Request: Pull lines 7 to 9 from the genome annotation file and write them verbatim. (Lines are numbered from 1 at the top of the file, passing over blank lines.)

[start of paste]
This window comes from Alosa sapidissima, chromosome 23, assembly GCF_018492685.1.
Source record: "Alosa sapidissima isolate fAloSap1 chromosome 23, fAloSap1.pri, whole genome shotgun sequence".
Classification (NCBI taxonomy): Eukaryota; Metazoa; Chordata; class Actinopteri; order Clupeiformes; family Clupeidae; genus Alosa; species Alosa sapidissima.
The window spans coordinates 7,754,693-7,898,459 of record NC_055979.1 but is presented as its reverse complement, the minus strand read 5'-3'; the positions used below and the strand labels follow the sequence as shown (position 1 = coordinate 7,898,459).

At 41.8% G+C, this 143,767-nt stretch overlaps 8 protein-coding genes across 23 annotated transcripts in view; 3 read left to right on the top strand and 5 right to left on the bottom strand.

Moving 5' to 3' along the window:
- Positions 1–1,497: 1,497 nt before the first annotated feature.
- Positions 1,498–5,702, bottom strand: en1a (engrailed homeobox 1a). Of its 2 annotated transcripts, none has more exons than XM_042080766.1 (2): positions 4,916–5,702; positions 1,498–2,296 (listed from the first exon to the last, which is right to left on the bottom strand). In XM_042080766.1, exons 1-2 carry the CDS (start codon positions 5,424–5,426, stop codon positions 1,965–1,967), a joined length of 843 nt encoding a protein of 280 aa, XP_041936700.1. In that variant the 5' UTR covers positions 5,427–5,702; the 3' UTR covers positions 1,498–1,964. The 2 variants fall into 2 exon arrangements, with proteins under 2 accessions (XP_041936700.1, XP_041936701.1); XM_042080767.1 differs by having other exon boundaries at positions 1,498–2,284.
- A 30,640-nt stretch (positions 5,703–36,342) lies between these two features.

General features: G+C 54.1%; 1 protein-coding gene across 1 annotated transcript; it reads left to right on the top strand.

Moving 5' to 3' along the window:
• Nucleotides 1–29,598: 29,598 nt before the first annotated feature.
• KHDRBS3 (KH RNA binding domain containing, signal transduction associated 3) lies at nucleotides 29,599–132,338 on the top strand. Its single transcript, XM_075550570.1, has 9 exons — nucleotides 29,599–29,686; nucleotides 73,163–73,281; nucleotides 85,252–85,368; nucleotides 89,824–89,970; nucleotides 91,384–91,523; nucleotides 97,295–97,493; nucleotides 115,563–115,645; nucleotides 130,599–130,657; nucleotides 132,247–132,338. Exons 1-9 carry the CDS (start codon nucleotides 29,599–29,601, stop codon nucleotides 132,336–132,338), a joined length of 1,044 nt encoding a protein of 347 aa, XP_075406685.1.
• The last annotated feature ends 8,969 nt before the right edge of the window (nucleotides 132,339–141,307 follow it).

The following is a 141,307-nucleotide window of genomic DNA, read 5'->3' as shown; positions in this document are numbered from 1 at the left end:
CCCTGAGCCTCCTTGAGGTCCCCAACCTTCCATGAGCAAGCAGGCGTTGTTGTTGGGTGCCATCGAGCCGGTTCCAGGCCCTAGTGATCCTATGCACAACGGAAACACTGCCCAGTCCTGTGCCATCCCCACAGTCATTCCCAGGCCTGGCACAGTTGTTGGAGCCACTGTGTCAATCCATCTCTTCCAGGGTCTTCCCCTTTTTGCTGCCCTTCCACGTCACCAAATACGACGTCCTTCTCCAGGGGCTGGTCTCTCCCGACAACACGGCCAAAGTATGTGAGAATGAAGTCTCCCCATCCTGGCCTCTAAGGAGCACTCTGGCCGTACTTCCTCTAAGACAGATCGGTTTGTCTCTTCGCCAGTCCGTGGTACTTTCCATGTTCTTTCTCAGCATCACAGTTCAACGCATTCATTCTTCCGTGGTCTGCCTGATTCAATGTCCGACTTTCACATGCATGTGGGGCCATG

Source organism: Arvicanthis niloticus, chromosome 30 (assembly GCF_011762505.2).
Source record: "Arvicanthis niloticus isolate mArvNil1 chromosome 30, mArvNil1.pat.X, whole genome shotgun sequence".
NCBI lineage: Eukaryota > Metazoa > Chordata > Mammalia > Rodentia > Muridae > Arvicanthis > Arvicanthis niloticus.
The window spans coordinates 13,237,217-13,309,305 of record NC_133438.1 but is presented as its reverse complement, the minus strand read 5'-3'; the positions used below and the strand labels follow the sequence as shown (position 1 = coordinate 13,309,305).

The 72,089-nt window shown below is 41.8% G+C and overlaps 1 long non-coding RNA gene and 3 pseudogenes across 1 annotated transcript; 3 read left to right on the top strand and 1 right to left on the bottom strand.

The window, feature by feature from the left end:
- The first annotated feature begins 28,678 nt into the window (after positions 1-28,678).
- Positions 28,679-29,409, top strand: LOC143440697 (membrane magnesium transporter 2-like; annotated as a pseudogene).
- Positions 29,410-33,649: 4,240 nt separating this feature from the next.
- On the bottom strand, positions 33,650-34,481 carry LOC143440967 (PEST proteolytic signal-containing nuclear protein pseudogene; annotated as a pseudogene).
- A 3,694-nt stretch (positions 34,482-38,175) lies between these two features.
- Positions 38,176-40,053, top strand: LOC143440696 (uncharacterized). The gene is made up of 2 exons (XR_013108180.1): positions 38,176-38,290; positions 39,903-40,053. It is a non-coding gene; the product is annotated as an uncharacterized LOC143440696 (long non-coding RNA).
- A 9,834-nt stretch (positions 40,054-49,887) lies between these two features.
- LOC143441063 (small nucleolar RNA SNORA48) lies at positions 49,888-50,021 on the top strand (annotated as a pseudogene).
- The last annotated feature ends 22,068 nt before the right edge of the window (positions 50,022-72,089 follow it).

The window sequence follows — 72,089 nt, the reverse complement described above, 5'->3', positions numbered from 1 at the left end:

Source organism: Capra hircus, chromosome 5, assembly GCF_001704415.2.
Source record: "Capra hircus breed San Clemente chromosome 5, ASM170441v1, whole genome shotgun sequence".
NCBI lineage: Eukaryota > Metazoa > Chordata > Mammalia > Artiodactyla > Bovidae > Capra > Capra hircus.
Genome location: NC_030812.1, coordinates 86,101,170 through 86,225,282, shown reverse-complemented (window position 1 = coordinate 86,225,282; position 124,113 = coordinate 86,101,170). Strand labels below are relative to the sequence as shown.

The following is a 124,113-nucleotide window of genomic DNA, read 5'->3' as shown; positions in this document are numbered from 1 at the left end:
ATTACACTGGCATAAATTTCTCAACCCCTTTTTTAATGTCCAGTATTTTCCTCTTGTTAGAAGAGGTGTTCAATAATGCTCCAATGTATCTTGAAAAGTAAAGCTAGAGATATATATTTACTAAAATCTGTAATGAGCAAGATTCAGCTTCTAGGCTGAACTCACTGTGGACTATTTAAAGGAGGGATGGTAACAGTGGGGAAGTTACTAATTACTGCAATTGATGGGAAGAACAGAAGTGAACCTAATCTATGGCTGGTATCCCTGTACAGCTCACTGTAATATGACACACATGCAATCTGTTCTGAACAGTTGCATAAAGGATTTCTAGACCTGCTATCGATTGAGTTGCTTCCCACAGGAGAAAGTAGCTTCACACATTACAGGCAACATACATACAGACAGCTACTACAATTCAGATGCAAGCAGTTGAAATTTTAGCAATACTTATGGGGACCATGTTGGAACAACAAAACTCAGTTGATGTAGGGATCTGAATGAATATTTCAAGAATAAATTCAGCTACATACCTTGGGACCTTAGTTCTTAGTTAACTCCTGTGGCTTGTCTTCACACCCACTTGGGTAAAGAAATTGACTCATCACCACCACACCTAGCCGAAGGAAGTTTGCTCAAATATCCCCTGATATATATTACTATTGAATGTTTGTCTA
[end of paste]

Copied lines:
- Positions 1–1,497: 1,497 nt before the first annotated feature.
- Positions 1,498–5,702, bottom strand: en1a (engrailed homeobox 1a). Of its 2 annotated transcripts, none has more exons than XM_042080766.1 (2): positions 4,916–5,702; positions 1,498–2,296 (listed from the first exon to the last, which is right to left on the bottom strand). In XM_042080766.1, exons 1-2 carry the CDS (start codon positions 5,424–5,426, stop codon positions 1,965–1,967), a joined length of 843 nt encoding a protein of 280 aa, XP_041936700.1. In that variant the 5' UTR covers positions 5,427–5,702; the 3' UTR covers positions 1,498–1,964. The 2 variants fall into 2 exon arrangements, with proteins under 2 accessions (XP_041936700.1, XP_041936701.1); XM_042080767.1 differs by having other exon boundaries at positions 1,498–2,284.
- A 30,640-nt stretch (positions 5,703–36,342) lies between these two features.